We all feel anxious from time to time, when an important meeting, exam or interview causes us to feel sick to the stomach, unable to sleep due to a racing heart and whirring mind. It’s a totally normal reaction to daily life, when we think about the potential negative outcomes of a certain situation. Usually, we just need to get through whatever event we’re stressing over and these feelings will pass.
But what happens if these emotions don’t just go away? When these feelings of stress and anxiousness are longer lasting (usually six months or more), higher in intensity, and the cause isn’t apparent or rational (despite being very real to the person suffering), this is when this is likely to be symptoms of an anxiety disorder, or in particular, Generalised Anxiety Disorder (GAD).
How GAD presents itself varies from person to person, but it tends to mean a person isn’t able to control feelings of stress and may feel unable to cope with everyday life. They often think negatively, worry more than normal and talk to themselves critically, but much more intensely than the average person. It’s a lot more serious than a few butterflies in your stomach before a scary deadline, and has a huge impact of sufferer’s lives, becoming de-habilitating to cope with.
Symptoms of Anxiety:
Again, anxiety is very individual to the sufferer, but the most common psychological symptoms are:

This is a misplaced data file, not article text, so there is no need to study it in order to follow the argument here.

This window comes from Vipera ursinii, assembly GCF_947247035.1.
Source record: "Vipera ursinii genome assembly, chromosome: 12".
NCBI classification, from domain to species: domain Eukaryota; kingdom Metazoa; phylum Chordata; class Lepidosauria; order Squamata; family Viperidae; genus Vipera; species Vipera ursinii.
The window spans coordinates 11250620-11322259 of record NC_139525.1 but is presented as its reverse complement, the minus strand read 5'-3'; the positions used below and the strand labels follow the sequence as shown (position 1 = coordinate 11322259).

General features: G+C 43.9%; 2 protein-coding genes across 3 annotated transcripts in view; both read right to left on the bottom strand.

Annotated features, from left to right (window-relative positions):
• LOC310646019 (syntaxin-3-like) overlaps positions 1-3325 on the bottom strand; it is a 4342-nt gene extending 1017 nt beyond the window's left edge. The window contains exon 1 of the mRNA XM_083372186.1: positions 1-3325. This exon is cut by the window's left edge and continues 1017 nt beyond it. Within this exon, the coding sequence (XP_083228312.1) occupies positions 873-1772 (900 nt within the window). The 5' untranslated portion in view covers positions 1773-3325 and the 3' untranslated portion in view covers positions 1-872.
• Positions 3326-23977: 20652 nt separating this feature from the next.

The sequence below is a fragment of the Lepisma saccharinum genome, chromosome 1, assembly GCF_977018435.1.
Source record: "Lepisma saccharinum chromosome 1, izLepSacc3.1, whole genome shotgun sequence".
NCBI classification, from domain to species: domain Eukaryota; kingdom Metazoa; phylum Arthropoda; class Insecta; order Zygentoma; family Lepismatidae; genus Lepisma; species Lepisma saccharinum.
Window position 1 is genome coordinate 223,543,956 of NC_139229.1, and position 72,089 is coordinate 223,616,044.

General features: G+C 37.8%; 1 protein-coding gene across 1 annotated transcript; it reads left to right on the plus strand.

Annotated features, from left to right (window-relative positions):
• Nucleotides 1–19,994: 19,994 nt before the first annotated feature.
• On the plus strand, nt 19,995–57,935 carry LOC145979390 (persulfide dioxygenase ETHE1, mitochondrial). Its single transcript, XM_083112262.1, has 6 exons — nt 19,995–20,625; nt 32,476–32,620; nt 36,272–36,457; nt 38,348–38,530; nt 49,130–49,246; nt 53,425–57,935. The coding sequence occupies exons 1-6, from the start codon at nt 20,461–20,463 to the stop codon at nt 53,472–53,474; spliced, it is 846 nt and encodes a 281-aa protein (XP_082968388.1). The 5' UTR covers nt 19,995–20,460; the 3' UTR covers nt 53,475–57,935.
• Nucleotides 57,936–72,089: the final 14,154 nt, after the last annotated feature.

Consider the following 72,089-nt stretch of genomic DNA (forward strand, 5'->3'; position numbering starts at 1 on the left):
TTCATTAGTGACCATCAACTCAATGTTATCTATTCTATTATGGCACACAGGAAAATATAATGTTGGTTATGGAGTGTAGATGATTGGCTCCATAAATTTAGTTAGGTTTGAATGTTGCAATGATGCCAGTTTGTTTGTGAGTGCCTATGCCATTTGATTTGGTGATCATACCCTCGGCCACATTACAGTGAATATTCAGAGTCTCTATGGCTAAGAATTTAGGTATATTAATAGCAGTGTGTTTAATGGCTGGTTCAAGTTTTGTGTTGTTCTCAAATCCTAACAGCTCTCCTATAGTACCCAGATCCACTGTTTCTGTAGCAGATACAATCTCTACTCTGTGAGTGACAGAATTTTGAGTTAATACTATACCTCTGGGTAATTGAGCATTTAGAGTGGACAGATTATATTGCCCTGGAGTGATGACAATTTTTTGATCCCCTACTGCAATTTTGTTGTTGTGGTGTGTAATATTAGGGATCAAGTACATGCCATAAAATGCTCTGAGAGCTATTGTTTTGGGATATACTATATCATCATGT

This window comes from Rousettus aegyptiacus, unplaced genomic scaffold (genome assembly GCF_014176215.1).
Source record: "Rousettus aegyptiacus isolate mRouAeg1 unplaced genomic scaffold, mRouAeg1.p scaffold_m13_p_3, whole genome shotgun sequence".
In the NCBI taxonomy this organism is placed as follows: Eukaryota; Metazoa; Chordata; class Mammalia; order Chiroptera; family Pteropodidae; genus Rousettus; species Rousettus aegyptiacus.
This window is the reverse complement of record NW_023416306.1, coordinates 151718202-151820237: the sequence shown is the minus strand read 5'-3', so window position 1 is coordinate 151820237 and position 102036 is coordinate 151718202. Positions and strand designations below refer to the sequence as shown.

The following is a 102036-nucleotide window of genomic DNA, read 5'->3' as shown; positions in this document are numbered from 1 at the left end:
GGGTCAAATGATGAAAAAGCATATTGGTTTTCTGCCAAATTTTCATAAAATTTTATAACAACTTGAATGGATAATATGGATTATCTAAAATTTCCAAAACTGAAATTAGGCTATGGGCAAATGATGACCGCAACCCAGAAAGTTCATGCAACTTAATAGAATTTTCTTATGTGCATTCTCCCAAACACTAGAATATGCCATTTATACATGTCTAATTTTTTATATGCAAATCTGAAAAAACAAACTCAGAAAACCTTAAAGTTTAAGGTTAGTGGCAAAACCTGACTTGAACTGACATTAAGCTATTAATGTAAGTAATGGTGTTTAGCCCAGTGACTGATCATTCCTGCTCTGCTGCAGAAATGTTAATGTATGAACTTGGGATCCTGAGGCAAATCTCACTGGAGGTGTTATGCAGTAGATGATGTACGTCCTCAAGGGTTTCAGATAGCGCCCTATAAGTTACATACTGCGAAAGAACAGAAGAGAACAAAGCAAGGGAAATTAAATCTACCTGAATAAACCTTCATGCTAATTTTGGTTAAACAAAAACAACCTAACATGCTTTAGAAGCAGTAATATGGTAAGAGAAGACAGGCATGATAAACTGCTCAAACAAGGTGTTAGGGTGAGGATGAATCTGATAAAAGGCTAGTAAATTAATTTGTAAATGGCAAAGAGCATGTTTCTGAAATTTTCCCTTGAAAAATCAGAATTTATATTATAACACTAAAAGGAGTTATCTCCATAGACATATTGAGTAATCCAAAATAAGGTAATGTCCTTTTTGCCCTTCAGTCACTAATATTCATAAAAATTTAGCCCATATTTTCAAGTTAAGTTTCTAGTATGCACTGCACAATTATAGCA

Being easily startled
Problems with concentrating
Difficulty in falling or staying asleep
Thinking the worst
As well as the psychological symptoms, anxiety can present itself very physically too – showing just what an effect your mental health can have on your physical wellbeing. Possible physical symptoms include:
- Stomach upsets, diarrhea or nausea
- Trembling and nervousness
- Heart palpitations
- Muscle tension
- Chest pains
- Shortness of breath
Causes of Anxiety
Although the exact cause of GAD is not fully known, it is thought to often be due to: over activity in areas of the brain involved in emotions and behaviors, an imbalance of brain chemicals, your genes, a history of stress or traumatic experiences, a painful long-term health condition or history of drug or alcohol misuse. Often, it’s actually a combination of multiple factors that is the true cause.
If you think yourself, or someone you know is suffering from anxiety, then reaching out for help from a professional is crucial. That can be booking an appointment with your GP to get advice or medication, or talking to a private therapist and considering CBD treatment.